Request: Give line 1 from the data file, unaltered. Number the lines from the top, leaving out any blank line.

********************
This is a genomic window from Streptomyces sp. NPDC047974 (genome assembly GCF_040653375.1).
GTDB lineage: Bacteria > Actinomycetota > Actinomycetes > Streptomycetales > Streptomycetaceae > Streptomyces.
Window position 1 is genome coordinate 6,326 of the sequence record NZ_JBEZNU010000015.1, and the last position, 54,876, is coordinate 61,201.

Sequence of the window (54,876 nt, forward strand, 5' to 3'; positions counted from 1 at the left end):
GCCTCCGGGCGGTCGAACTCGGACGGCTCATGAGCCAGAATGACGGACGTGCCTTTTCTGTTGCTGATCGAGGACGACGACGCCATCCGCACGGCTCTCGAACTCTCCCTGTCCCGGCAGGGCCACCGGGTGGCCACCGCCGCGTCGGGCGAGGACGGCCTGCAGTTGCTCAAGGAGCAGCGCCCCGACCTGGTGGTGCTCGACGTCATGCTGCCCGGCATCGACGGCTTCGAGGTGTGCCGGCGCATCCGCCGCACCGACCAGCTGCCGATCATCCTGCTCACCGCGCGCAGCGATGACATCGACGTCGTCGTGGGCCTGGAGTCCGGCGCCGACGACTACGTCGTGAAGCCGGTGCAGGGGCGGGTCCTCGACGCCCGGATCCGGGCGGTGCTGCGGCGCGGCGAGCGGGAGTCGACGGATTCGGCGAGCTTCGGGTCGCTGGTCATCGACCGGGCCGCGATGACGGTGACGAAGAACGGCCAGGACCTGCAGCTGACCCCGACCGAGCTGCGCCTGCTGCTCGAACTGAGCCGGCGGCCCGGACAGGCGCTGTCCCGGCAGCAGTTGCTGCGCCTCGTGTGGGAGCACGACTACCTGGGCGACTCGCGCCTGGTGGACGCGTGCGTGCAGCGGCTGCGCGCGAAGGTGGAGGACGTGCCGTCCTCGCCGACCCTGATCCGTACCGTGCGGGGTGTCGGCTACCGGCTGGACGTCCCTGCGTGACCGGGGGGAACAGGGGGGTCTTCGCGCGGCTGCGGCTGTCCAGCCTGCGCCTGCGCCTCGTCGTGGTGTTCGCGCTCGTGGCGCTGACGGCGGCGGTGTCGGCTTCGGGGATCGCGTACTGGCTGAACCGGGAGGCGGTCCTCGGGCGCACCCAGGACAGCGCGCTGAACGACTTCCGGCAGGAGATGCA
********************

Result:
This is a genomic window from Streptomyces sp. NPDC047974 (genome assembly GCF_040653375.1).